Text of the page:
Our nation continues to grow more diverse.
It's especially apparent in our nation's classrooms where one out of four students are the children of immigrants.
Today, when the school bell rings, more teachers are finding themselves looking at a sea of young faces representing an array of racial, ethnic and cultural backgrounds. Sadly, there are unacceptable gaps in the academic achievement of students from diverse backgrounds.
That is why it is so important for teachers to have the skills to reach every student in the classroom and close that achievement gap. As a nation, if we fail to reach students from diverse backgrounds we'll lose the wealth of contributions they could have made to their communities and to the country.
It is why the Southern Poverty Law Center's Teaching Tolerance program and its partners recognized five teachers who excel at teaching students from diverse backgrounds -- a skill known as culturally responsive teaching.
The teachers honored at an awards presentation in Washington, D.C., Friday represented various regions of the country. They are Silvestre Arcos at the Laboratory School of Finance and Technology in New York; Sonia Galaviz at Endeavor Elementary School in Nampa, Idaho; Katy LaCroix at Logan Elementary School in Ann Arbor, Mich.; Amber Makaiau at Kailua High School in Oahu, Hawaii; and Tracy Oliver-Gary at Paint Branch High School in Burtonsville, Md.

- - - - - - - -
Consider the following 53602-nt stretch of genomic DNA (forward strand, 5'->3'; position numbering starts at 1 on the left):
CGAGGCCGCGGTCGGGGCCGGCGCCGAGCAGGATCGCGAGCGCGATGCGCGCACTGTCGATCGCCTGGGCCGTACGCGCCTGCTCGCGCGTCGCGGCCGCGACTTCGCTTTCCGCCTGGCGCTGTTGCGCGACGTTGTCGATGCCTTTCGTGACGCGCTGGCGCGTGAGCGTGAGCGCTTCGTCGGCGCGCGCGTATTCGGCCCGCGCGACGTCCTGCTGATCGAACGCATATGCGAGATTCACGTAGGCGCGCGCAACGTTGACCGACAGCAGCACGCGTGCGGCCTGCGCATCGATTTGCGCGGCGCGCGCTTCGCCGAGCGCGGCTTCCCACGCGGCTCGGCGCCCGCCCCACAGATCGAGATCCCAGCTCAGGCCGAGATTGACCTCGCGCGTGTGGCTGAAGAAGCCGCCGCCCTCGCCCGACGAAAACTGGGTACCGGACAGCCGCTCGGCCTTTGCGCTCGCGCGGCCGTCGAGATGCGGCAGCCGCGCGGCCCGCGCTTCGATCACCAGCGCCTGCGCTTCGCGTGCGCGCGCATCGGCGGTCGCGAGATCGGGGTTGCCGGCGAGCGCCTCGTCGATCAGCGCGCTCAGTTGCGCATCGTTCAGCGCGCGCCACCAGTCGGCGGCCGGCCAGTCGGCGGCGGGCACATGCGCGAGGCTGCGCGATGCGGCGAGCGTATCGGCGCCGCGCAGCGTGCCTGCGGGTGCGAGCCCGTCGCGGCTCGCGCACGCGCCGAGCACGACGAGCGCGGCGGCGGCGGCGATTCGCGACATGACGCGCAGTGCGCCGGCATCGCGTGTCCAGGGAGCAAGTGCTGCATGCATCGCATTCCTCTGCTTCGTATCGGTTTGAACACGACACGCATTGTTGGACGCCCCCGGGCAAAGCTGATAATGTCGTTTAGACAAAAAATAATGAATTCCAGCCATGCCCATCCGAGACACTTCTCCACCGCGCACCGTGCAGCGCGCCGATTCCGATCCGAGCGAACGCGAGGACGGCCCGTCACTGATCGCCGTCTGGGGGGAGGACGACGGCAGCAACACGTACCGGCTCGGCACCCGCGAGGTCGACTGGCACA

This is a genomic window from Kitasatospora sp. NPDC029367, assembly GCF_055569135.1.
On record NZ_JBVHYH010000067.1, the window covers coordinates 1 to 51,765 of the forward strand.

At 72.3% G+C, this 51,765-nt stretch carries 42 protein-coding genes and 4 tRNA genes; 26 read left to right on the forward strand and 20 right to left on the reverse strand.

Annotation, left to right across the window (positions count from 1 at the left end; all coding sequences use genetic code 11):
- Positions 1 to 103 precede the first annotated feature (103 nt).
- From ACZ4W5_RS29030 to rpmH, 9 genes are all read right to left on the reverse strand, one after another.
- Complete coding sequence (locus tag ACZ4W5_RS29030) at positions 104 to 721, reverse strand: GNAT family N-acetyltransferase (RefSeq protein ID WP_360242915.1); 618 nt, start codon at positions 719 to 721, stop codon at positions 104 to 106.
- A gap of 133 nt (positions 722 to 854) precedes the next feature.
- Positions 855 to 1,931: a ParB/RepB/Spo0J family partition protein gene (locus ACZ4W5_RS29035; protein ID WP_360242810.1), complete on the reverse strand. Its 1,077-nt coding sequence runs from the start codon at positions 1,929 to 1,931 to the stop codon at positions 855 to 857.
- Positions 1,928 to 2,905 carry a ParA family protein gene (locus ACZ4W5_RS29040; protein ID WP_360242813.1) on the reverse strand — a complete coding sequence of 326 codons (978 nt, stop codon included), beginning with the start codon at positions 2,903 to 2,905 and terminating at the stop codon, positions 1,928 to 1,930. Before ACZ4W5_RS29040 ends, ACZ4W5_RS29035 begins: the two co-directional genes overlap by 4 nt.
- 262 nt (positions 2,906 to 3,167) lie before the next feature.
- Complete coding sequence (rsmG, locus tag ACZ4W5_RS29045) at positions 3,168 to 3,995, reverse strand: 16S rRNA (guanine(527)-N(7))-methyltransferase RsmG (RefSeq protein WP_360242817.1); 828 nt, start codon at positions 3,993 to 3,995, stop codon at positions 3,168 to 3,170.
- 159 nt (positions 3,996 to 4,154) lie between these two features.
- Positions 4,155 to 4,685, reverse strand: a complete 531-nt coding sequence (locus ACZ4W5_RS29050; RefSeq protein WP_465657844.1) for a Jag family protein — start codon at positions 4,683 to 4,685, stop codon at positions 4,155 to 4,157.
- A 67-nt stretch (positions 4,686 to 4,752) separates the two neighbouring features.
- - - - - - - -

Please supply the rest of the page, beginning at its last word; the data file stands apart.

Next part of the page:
The Teaching Tolerance Award for Excellence in Culturally Responsive Teaching was created not only to recognize talented teachers but to promote their practices. These practices are needed in classrooms.
As a nation, we've been staring at the achievement gap for more than a decade. Education reform efforts have focused on a host of ways to close this gap: charter schools, testing, teacher preparation, the length of the school day, data-driven assessment and so on.
Researchers and educators recognize that you need to know your students to teach them - the cornerstone of culturally relevant teaching. Unfortunately, we haven't done a very good job of making this idea part of our educational policy.
Though culturally responsive teaching has won over researchers - the past three presidents of the American Educational Research Association are experts on it - it's not in enough classrooms.
That's one reason we honored the teachers in Washington. We want policymakers to take note. We're also showing what culturally relevant teaching looks like by providing educators with videos of these teachers using their skills in the classrooms. At the awards program we provided expert panels where educators could learn about this approach to teaching, and how to think about schools in a culturally responsive way.
Quite simply, culturally responsive teaching needs to be on the education reform agenda. And it needs to be in more classrooms. Unfortunately, that's not the case.
Misconceptions about culturally relevant teaching are part of the problem. Teachers looking for a magic checklist of ways to reach all Latino students or all black students will be disappointed.
This isn't about easy assumptions about race and ethnicity. It's about relationships.